(Leiland performing his original music)
How often do you hear people remark, "I don't have a creative bone in my body!" Artists and musicians hear this A LOT from those who believe they don't have the mojo. Shouldn't we question that harsh assessment?
Your brainpower is creative. Your language skills to describe your thoughts can be creative. How you prioritize your time can be creative. The way you organize your physical workspace be it office, garage, or kitchen - is creative. How you solve problems is often absolutely creative.
Creativity is closely connected to how workplaces are finally encouraged to adopt a big change in a best practice approach to the principles of productivity nowadays. Different productivity styles are recognized as assets. Some people are naturally wired to perform best on their own in a quiet, routine-dominated and distraction-free environment. Others shine in a group project bouncing ideas off of others. Innovators and problem-solvers are very closely related to each other because they both need some scheduled free time to be able to think; this type of worker performs best with a hands-off approach from their supervisor. Flexibility for management styles and workplace environments are empirically proven to inspire best outcomes in staff and company performance.
Think about it: What is the best fit for you when you prepare yourself either for a project or just to begin your day? Does it look like organized chaos? Are you frustrated by looking for what you need and constantly glancing at the clock? Do you feel distracted by clutter or reminders of other things you need to get done? Is it possible you have the capacity for all kinds of unrealized creativity but there are too many historical, emotional or physical systems that sideline an exploration of your creative instincts? What interrupts your flow of creative energy?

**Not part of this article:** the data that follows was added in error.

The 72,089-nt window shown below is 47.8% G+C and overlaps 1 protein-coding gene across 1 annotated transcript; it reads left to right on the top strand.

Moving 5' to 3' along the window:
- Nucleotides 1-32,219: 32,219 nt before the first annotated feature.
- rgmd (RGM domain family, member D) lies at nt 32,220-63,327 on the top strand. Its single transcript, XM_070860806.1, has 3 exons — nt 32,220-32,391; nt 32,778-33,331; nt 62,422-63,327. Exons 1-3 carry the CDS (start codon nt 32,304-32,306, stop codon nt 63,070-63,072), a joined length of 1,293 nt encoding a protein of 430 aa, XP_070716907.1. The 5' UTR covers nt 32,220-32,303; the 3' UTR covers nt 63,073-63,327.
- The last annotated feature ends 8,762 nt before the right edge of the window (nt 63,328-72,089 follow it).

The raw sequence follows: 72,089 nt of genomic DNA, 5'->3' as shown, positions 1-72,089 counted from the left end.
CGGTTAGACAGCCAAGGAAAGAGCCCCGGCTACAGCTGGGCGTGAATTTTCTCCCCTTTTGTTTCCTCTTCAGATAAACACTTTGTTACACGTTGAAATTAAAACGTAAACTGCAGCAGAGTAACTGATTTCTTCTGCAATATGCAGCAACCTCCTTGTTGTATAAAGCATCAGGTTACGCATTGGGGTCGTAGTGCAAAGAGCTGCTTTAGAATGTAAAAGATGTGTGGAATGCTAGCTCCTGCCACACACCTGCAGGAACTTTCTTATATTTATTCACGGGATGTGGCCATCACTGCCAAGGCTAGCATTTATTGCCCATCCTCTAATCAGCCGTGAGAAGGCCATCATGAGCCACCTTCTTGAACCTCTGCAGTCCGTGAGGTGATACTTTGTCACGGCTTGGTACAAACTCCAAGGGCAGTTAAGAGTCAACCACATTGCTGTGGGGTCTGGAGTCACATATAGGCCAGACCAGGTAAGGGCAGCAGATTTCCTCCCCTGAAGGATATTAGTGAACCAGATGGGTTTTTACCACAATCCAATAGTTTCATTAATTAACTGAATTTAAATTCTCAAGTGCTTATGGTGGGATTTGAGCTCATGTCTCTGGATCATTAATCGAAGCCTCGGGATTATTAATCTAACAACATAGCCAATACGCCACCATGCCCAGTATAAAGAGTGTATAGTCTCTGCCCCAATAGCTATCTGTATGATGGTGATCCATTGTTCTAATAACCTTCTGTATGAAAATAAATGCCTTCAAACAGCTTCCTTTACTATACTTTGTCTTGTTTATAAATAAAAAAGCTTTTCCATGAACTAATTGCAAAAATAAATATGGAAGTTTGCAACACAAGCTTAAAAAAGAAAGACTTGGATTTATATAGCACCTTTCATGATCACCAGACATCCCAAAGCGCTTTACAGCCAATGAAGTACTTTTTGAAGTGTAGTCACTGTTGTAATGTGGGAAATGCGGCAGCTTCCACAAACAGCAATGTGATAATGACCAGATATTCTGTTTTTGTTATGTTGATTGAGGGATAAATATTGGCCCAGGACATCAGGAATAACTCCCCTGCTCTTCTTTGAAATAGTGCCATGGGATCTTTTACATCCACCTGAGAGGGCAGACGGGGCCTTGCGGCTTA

Leiland placed our first prototype art door decal as our test subject on his home office closet door about a year ago (see it here in our installation video!). This is his primary creative space. Historically, the home office can also be a place of big stress. What difference did an artistic closet door decal really make, if any?
We expected Leiland to evaluate the prototype product for us from all aspects: the adhesion continuity, resistance to injury, the integrity of placement with active children and a crazy dog in the home, and honestly, if he would get sick of the busy tie-dye style color blast in there!
Leiland carefully observed over time not only his own personal reaction to a big, bold design in his home office, but he also noted how his family, friends, and visitors responded to it.
(James stealing one of Leiland's guitars in plain sight)
Everyone felt energized by this bright accent in the room! Most importantly, Leiland continued to feel creatively-motivated even after you'd think the novelty of the decal's presence might have worn off. He found that the colorful decal lifted his spirits and amplified his desire to preserve his home office as a creative space! Leiland felt prompted to give more focused attention to time management and physical organization in order to manage household and family activities and still allow for his music, his art, teaching guitar lessons, and our family business. His daughter loves to retreat here to do her homework or to practice her love of Anime style artwork. An intentionally-creative space is now a positive mental health space.
His secondary creative space? Hiking in the beautiful Sonoran desert with his basenji-boxer mix rescue, Nina, seen here in a queenly repose in front of the family's entranceway hall closet:
(Deep Blue Sublimation from the Grunge Art Door Vinyl Collection)
The results of our sociological experiment are in! A beautiful Daydream Portal can help you prepare for creative inspiration wherever you want it, and whenever your innate inner-creativity is just waiting to burst out and begin the magic. It's science!
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- Tags: Creative Flow, Dog, Elevated mood, Energized by artistic environment, Hallway Closet, Home Office, Mental Health, Pets, Preparing for Creative Activity, Productivity, Projects, Setting the mood, Sociological experiment